I’ve had diabetes for 12 years and now I have kidney disease. My doctor just prescribed lisinopril. I’m concerned that there is more I should be doing. What else should I consider?
–L.V. Los Angeles
Answer: The kidneys continuously filter your blood to strain out waste products. Without functional kidneys, a human would die quickly so it’s important to seek professional help. People who receive routine dialysis can often lead normal lives. Many people, including non-diabetics, have the beginnings of chronic kidney disease (CKD) and don’t even realize it. For example, fatigue, itchy skin, ankle swelling, puffy face, back pain, brain fog and any change in urination including frequency, urgency, volume, or color changes could indicate trouble. You could easily be misdiagnosed, so see a kidney specialist (nephrologist) at least annually, but especially if you have these symptoms. Here is my top 10 list to protect your precious kidneys:
Bring blood sugar down. A reduction of “hemoglobin A1c” from 7% to 6.4 % reduces your risk of kidney disease, eye damage and nerve pain by up to 25%.
Eat a low-fat, low-protein diet rich in fresh, organic fruits and vegetables along with healthy nuts and seeds.
Avoid regular table salt and salt substitutes because they may cause water retention or ruin your mineral balance. Sea salt is healthier.
Medications such as ACE inhibitors (lisinopril, enalapril or Altace) can protect the kidneys, lower blood pressure, and reduce protein spillage. Side effects include dry cough, headache, elevated potassium levels and weird changes in taste. Newer medications such as Diovan, Cozaar, Avapro or Atacand can achieve similar benefits with fewer side effects.
L-carnitine is an amino acid found in all your cells. Supplements may improve symptoms of heart failure or angina which can occur in people with kidney failure. When your kidneys tire out, supplemental forms may become useful. Dosage varies and is based on your individual kidney function so ask your doctor.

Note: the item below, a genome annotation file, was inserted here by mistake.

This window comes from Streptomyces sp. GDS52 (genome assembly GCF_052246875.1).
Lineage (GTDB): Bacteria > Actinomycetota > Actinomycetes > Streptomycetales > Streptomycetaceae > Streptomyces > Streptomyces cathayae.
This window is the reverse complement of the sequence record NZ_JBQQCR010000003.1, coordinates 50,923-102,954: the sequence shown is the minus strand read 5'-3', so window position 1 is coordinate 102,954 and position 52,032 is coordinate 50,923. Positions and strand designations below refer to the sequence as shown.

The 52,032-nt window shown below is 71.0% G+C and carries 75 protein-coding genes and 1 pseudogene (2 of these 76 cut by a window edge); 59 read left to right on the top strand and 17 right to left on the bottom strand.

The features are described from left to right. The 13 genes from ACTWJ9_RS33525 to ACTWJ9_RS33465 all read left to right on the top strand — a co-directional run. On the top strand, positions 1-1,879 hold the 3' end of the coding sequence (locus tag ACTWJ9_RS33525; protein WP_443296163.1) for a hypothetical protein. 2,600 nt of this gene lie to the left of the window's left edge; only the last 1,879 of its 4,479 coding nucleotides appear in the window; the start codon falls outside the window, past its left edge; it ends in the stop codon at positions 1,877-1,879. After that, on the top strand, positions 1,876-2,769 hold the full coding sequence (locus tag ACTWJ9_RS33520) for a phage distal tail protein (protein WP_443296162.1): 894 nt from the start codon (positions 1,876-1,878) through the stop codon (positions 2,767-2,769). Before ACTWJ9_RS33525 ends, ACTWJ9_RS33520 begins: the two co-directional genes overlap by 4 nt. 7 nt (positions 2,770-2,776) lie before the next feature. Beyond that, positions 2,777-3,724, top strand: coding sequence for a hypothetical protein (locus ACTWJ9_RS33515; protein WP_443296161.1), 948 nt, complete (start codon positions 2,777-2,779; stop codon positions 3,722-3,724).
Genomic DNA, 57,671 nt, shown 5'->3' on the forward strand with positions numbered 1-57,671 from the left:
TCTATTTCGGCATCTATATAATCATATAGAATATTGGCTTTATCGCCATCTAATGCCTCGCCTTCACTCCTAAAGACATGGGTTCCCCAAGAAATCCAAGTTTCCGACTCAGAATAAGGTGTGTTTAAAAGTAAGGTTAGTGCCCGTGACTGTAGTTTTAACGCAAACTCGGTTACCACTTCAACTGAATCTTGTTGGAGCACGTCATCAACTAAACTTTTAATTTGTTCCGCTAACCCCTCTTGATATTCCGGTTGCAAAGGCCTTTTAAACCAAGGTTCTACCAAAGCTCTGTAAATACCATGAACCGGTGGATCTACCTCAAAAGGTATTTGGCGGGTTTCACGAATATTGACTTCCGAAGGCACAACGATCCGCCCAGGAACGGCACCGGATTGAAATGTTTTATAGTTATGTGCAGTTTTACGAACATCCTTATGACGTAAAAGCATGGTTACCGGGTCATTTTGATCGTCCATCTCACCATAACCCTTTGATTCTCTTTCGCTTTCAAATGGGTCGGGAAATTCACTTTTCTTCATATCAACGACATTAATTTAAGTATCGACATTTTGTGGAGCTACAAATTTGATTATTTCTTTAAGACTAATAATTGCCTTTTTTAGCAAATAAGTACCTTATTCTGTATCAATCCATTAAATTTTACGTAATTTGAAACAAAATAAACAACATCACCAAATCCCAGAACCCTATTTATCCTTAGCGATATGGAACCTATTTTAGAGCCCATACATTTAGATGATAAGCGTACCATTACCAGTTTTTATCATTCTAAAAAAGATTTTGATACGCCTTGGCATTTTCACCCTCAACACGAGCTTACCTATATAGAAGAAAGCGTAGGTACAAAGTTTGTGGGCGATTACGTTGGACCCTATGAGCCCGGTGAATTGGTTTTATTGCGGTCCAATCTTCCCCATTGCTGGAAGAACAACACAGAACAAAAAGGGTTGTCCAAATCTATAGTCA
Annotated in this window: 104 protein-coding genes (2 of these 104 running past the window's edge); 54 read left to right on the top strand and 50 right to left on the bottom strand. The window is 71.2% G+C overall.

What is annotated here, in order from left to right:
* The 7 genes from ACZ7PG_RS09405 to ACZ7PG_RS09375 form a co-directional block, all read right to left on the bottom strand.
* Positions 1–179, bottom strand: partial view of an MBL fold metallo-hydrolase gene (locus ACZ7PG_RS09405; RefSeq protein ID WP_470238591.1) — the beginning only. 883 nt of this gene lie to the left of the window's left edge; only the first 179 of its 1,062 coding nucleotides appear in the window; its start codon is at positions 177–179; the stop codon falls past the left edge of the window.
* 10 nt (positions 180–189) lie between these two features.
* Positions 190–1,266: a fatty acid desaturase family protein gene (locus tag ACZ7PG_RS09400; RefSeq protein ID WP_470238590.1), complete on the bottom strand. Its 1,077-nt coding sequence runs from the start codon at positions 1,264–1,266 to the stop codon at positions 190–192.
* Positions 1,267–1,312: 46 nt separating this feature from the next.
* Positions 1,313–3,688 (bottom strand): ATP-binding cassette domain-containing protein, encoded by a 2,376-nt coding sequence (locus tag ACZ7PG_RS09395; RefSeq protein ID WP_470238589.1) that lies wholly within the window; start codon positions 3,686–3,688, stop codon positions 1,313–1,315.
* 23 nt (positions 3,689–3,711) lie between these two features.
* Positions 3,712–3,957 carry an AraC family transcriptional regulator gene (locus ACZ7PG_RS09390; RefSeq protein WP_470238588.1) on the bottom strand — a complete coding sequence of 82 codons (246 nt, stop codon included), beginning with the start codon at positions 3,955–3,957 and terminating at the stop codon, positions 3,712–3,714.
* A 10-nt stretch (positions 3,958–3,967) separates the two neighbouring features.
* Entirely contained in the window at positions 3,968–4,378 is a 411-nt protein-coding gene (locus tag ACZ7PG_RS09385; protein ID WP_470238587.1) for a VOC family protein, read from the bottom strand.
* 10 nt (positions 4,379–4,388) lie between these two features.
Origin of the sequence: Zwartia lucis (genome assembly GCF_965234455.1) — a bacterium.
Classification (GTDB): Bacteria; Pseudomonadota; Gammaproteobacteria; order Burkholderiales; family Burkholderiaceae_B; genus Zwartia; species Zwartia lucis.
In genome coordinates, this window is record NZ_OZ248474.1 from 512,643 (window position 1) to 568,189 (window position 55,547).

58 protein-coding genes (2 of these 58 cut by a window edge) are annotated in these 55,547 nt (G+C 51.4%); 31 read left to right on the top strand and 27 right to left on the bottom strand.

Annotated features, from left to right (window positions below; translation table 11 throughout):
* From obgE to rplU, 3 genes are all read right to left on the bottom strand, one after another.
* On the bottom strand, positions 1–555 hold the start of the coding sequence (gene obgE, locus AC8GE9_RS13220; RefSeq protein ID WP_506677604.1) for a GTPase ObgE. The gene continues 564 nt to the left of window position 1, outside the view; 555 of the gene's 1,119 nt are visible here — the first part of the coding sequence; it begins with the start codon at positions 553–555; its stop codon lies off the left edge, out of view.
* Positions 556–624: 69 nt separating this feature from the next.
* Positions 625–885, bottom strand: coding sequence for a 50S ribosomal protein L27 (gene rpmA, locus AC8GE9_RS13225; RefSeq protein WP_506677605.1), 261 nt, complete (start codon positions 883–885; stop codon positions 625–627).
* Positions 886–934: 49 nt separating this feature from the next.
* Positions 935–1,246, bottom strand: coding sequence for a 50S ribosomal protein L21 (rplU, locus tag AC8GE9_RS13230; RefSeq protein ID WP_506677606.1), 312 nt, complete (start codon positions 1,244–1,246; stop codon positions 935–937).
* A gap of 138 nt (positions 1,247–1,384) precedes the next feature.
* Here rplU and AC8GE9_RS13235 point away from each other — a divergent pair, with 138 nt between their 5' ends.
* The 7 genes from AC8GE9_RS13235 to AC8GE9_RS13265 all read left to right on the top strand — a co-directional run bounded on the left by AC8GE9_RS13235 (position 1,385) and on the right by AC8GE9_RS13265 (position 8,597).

Horsetail or Equisetum arvense: This ‘diuretic’ herb helps your kidneys filter the blood while providing silica to help strengthen hair, bones and organ tissue. You can drink tea or take supplements but ask your doctor first because diuretics usually enhance the side effects of medications.
Thiamine (vitamin B1)- It’s not typically considered a kidney-loving vitamin but ‘cutting edge’ is my middle name. This natural nutrient was just shown to have dramatic effects on the body’s ability to excrete albumin and reverse early-stage kidney disease in some type 2 diabetics.
Antioxidants such as resveratrol, astaxanthin, ubiquinol (CoQ10) and vitamin E may protect kidney cells against free-radical damage.
Pau D’Arco – which is an herb from the Amazon rainforest touted for its ability to boost red blood cell production and improve oxygen flow. Supplements may have a blood-thinning effect.
The sun- it allows you to make vitamin D, which helps diabetics improve blood sugar control, wound healing and kidney function.
Please send me your favorite, amazing folk remedies. Email them to me: info@DearPharmacist.com and I’ll publish the best ones in a future column.
Suzy Cohen, has been a licensed pharmacist for over 30 years and believes the best approach to chronic illness is a combination of natural medicine and conventional. She founded her own dietary supplement company specializing in custom-formulas, some of which have patents. With a special focus on functional medicine, thyroid health and drug nutrient depletion, Suzy is the author of several related books including Thyroid Healthy, Drug Muggers, Diabetes Without Drugs, and a nationally syndicated column.